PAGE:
Does the 'hikikomori' syndrome of social withdrawal exist outside Japan? A preliminary international investigation

Takahiro A. Kato, Masaru Tateno, Naotaka Shinfuku, Daisuke Fujisawa, Alan R. Teo, Norman Sartorius, Tsuyoshi Akiyama, Tetsuya Ishida, Tae Young Choi, Yatan Pal Singh Balhara, Ryohei Matsumoto, Umene Nakano Wakako, Yota Fujimura, Anne Wand, Jane Pei Chen Chang, Rita Yuan Feng Chang, Behrang Shadloo, Helal Uddin Ahmed, Tiraya Lerthattasilp, Shigenobu Kanba

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Abstract

Purpose: To explore whether the 'hikikomori' syndrome (social withdrawal) described in Japan exists in other countries, and if so, how patients with the syndrome are diagnosed and treated. Methods: Two hikikomori case vignettes were sent to psychiatrists in Australia, Bangladesh, India, Iran, Japan, Korea, Taiwan, Thailand and the USA. Participants rated the syndrome's prevalence in their country, etiology, diagnosis, suicide risk, and treatment. Results: Out of 247 responses to the questionnaire (123 from Japan and 124 from other countries), 239 were enrolled in the analysis. Respondents' felt the hikikomori syndrome is seen in all countries examined and especially in urban areas. Biopsychosocial, cultural, and environmental factors were all listed as probable causes of hikikomori, and differences among countries were not significant. Japanese psychiatrists suggested treatment in outpatient wards and some did not think that psychiatric treatment is necessary. Psychiatrists in other countries opted for more active treatment such as hospitalization. Conclusions: Patients with the hikikomori syndrome are perceived as occurring across a variety of cultures by psychiatrists in multiple countries. Our results provide a rational basis for study of the existence and epidemiology of hikikomori in clinical or community populations in international settings.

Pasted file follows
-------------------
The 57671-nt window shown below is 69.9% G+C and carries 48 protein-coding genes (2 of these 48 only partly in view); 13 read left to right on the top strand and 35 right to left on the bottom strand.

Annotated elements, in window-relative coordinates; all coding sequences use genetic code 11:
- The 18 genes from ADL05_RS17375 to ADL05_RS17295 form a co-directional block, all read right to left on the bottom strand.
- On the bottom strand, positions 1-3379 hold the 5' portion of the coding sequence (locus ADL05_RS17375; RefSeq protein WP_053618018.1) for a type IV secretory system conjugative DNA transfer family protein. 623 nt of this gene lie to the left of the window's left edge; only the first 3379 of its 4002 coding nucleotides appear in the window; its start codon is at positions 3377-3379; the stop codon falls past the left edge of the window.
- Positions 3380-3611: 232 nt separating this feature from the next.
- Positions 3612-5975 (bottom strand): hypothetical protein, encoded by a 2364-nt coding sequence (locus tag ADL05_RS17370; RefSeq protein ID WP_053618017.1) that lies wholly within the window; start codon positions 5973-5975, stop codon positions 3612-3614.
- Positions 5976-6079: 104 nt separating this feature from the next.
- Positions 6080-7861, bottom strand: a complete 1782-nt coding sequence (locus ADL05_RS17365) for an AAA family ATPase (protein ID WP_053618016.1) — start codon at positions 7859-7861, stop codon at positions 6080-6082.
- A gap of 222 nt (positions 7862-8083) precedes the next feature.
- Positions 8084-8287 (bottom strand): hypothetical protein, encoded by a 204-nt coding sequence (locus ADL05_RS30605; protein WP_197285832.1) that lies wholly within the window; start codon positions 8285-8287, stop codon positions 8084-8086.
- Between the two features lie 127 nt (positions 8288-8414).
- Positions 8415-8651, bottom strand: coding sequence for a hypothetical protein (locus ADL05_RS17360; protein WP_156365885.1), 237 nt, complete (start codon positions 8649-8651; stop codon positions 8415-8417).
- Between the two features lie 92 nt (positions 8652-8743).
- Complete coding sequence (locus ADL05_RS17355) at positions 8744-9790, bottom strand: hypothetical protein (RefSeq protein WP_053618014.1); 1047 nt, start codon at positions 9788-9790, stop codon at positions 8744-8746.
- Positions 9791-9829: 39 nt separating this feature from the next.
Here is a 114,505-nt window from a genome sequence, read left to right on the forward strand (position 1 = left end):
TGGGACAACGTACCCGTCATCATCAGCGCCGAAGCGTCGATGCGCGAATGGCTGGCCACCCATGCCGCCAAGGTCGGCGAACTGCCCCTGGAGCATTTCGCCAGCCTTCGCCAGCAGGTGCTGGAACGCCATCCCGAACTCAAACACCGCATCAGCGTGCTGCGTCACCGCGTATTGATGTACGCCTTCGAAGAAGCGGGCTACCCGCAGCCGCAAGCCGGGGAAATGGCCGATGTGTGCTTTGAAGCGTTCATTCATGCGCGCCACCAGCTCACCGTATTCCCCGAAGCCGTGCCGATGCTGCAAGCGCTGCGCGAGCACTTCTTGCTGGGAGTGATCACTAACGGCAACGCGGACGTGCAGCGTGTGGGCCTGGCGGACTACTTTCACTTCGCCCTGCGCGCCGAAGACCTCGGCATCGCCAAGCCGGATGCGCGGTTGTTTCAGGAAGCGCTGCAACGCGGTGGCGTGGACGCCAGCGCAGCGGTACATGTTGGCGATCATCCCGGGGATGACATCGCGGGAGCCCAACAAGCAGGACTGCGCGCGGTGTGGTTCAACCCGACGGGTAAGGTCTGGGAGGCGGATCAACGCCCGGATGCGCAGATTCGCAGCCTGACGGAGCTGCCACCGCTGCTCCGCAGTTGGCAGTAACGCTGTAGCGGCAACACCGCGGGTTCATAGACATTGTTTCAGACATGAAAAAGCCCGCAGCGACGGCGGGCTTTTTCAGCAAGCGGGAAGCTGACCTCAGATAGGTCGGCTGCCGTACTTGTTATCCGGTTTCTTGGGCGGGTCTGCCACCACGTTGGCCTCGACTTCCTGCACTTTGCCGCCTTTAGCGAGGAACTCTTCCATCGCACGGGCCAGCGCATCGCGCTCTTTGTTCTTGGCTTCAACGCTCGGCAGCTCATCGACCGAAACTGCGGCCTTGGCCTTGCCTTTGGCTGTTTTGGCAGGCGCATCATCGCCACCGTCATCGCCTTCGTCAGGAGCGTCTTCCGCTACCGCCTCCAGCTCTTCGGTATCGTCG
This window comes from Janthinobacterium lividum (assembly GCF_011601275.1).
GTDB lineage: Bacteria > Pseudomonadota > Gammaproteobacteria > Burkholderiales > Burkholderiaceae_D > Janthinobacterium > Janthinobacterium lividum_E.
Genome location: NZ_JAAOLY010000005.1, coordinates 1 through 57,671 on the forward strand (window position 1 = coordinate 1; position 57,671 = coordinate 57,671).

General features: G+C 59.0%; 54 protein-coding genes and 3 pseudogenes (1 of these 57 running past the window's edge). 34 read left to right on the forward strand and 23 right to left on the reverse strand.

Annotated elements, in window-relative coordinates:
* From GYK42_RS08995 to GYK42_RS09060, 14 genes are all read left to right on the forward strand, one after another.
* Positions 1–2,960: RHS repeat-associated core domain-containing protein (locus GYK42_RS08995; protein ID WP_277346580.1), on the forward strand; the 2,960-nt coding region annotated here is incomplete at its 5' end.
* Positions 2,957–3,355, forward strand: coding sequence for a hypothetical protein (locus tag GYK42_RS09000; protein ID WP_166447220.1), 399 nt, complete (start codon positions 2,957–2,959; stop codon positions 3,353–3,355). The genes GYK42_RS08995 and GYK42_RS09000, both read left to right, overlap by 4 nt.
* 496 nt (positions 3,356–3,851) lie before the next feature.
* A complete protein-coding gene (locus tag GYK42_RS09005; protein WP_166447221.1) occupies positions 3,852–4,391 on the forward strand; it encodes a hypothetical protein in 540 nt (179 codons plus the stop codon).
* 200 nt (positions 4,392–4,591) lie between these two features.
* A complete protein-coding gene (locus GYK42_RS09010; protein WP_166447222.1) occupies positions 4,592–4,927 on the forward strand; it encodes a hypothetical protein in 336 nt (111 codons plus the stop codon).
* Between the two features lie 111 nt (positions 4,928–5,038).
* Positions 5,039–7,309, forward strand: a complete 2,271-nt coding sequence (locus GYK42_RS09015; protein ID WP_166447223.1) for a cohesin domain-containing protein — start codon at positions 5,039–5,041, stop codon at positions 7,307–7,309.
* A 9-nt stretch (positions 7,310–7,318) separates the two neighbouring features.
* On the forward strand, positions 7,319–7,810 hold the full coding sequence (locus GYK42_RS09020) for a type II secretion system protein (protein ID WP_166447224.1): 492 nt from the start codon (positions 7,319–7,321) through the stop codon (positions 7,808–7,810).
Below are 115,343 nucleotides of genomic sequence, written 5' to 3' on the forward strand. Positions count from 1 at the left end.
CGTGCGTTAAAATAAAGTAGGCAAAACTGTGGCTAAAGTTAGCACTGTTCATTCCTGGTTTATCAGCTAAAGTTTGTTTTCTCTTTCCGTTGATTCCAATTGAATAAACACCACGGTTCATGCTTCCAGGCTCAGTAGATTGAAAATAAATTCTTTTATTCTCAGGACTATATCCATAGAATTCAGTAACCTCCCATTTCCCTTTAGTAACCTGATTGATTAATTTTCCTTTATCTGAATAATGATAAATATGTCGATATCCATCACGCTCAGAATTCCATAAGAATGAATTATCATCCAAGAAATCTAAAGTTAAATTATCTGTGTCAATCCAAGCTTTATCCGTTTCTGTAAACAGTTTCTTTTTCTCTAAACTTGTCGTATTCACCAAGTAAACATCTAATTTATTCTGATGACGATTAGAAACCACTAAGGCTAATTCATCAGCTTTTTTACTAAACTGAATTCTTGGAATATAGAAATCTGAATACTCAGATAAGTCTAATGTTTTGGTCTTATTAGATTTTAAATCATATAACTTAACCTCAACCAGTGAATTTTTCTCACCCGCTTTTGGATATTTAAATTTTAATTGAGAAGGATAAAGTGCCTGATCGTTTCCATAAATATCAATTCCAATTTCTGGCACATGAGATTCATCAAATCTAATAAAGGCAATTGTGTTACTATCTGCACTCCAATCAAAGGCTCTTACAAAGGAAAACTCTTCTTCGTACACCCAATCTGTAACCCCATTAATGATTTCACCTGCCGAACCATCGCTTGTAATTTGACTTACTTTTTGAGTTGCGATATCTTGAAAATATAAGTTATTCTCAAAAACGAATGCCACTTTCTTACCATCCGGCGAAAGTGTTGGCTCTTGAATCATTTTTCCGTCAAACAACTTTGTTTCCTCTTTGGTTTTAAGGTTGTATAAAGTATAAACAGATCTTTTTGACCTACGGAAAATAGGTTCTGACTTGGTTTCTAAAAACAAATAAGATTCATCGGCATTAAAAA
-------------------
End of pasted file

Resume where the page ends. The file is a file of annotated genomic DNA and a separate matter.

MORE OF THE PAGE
Original languageEnglish
Pages (from-to)1061-1075
Number of pages15
JournalSocial Psychiatry and Psychiatric Epidemiology
Volume47
Issue number7
DOIs
Publication statusPublished - Jul 1 2012

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All Science Journal Classification (ASJC) codes

  • Epidemiology
  • Health(social science)
  • Social Psychology
  • Psychiatry and Mental health

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